The trek from Kalaw to Inle Lake is a great way to see rural Myanmar. We did the 3-day 2-night option. You can also do 2-days 1-night where your guide will drive you part way. We used the trekking company A1, out of Kalaw and were really pleased with them. Our guide, Sithu, was excellent. He has extensive knowledge of the people, their customs and their farming techniques and speaks excellent English. A1 took our large bags/suitcases ahead to our hotel in Inle so we only had small packs with enough to get us through the 3 days. All meals were provided, and the food was all delicious. They prepared so much food for each meal, we may have gained weight on the hike!
The trek takes you on roads, hiking trails and railroads up and down the undulations of this hilly area. Getting to see rural Myanmar and its people going about their day is the best part of this hike, and the picturesque mountain scenery makes it even better.
At night you stay in a village home, sleeping on long wooden platform with a thin mattress and 3 blankets. The air is much cooler than you’d expect in Myanmar. Morning and evening ae very chilly, 7 – 8 °C in February.
It begins at the quaint town of Kalaw which is situated in the mountains in the Shan Highlands. Kalaw is at 1300 m.
Day 1 – 22km, just over 7 hours trekking with a few breaks
On the first day, you begin walking literally from your hotel. As soon as you get out of the town you trek through a dense protected forest, passing a few locals collecting wood and carrying the bundles in bamboo baskets. After a couple of hours, we were out of the forest and were treated to beautiful mountain views. The mountains are more like rolling hills than high rocky peaks, but they still are beautiful. The hills are covered in farmers’ fields and the trails go through and beside these small farms and between villages. You first pass tea and orange groves, and then turmeric, ginger and rice fields. The tribes in this area on the first day are Palaung and Danu. You slowly climb over the morning to reach the highest point of 1380 m where we stopped for lunch and had an excellent view of Elephant Mountain.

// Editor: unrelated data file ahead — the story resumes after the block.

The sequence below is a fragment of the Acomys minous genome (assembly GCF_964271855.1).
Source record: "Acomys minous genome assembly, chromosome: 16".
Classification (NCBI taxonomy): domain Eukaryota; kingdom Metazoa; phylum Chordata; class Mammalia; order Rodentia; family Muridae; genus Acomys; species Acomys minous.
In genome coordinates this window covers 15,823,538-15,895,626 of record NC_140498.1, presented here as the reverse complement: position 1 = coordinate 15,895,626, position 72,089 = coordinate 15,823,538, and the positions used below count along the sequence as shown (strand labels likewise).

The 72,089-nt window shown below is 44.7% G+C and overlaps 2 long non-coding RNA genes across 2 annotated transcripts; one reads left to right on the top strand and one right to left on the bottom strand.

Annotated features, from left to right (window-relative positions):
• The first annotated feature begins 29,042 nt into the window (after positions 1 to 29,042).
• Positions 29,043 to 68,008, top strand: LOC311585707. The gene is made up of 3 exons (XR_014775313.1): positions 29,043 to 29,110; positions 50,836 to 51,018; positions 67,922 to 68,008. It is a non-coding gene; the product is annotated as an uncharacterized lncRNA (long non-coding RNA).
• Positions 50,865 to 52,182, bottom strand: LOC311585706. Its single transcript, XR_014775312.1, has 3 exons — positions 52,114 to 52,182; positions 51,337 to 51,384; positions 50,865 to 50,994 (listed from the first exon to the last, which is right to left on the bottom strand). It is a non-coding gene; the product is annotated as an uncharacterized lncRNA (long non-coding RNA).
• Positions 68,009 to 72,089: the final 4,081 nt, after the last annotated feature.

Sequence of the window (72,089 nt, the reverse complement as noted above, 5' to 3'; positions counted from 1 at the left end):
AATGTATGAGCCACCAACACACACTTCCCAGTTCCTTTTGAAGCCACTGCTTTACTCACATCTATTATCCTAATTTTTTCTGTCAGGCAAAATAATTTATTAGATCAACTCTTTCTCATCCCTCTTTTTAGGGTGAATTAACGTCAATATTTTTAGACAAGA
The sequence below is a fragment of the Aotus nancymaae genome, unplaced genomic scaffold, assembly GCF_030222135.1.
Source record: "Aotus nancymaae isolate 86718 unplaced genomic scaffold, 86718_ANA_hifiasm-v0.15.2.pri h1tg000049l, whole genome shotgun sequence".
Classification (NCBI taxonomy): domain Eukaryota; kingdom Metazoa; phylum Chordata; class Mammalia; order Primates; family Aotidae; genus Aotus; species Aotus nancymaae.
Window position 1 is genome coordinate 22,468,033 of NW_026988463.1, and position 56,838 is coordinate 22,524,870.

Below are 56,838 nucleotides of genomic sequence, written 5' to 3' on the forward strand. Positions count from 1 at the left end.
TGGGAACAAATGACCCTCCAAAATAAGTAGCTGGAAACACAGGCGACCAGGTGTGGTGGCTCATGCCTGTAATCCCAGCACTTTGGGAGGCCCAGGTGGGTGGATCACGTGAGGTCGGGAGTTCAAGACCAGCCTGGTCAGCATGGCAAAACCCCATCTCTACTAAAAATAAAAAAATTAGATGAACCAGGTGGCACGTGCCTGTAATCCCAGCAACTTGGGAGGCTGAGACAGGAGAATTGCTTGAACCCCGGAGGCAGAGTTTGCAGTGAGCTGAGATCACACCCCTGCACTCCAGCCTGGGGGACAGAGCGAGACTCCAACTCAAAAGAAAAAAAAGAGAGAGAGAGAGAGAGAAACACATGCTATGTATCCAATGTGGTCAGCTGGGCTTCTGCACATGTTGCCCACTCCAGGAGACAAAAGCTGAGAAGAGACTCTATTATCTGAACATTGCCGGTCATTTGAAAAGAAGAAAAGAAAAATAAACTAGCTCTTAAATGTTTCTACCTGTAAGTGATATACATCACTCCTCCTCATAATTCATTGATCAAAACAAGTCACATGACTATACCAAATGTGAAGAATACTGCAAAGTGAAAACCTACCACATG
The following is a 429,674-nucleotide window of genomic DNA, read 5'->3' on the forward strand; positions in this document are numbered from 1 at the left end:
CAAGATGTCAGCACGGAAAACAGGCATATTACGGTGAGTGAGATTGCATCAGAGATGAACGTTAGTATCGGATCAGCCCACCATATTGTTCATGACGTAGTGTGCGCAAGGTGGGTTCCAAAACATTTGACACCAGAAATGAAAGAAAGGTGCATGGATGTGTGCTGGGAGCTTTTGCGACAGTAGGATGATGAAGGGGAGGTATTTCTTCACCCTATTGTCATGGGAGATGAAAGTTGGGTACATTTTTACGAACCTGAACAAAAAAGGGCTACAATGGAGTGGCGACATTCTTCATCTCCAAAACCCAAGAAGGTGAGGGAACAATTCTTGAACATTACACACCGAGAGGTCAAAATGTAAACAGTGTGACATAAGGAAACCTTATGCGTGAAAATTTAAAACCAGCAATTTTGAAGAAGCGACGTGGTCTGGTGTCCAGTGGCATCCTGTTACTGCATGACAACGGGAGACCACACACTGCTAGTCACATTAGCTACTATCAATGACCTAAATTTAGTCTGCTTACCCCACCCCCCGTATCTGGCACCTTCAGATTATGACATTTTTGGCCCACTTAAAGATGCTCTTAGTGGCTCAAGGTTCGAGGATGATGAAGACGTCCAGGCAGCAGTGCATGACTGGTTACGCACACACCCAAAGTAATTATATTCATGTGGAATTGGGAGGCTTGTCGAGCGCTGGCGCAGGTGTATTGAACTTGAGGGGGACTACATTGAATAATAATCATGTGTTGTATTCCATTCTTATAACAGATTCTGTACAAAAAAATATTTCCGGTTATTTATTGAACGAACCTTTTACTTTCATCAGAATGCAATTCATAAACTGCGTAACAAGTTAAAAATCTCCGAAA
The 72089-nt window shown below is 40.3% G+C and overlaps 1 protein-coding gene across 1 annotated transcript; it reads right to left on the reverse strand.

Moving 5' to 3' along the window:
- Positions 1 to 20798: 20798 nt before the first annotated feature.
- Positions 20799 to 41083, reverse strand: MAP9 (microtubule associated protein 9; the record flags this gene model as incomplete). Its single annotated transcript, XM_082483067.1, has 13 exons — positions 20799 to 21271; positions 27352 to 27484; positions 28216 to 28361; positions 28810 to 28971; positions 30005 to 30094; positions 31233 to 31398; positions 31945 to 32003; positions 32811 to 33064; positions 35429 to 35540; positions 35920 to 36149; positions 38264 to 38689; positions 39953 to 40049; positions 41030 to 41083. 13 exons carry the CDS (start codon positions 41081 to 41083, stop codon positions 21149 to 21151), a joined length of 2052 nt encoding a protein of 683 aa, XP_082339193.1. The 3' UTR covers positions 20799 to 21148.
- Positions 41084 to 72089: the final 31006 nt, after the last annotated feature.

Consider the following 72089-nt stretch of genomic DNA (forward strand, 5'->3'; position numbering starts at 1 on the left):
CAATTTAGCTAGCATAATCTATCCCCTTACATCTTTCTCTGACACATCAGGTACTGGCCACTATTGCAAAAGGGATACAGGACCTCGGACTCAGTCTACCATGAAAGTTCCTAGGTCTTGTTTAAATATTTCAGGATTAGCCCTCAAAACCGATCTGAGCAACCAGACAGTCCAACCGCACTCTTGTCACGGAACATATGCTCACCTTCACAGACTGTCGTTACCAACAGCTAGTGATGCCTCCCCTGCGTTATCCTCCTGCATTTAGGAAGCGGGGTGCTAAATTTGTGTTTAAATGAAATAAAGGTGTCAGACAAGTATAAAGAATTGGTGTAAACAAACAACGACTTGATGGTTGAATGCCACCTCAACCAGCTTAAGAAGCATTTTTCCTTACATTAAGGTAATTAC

We stayed overnight in a small Danu village in a family’s home. It’s a very simple home, but they fed us a terrific meal and make us feel very welcome.
Day 2 – 23 km, 8 hours with a few breaks.
The second day continues through the hills passing many farms where you see the farmers tilling their land with a buffalo-drawn wooden plow or planting their crops by hand. We trekked past rice fields, gardens growing cauliflower, celery, kale, chilies, ginger, turmeric, chilies and other vegetables. It’s still a very hilly area and so the trek is up and down and has gorgeous views of the countryside. Today the tribes are Danu and Baoh. We stayed overnight in a Baoh family’s home in a large village with 2000 residents. We went for a walk around the village before dinner to see the villagers coming home from a day in the fields. There were ox-drawn carts, lady’s carrying baskets on their heads full of wood and crops. There’s also a monastery in town where we saw the monks outside playing hacky sack.
Day 3 – 15 km, 3 1/2hours
The final morning involved a slow climb up a hill to reach the highest point of the trek at 1500m. From here the trail is downhill with flat sections to the reach Inle Lake.
Our long boat ride was about 1 1/2 hours and the fee was included in the trekking company fee. The first 20 minutes was down a narrow canal, bordered on each side by water hyacinths. It takes almost an hour to cross Inle Lake. Even though this wasn’t our lake tour we saw several fishermen on their dug outs or long-boats, a few were the famous foot propelled net and basket fishermen balancing on the end of the boast. The final 20 min of the ride is up another canal to reach Nyuang Shwe. You pass several stilt houses before reaching town.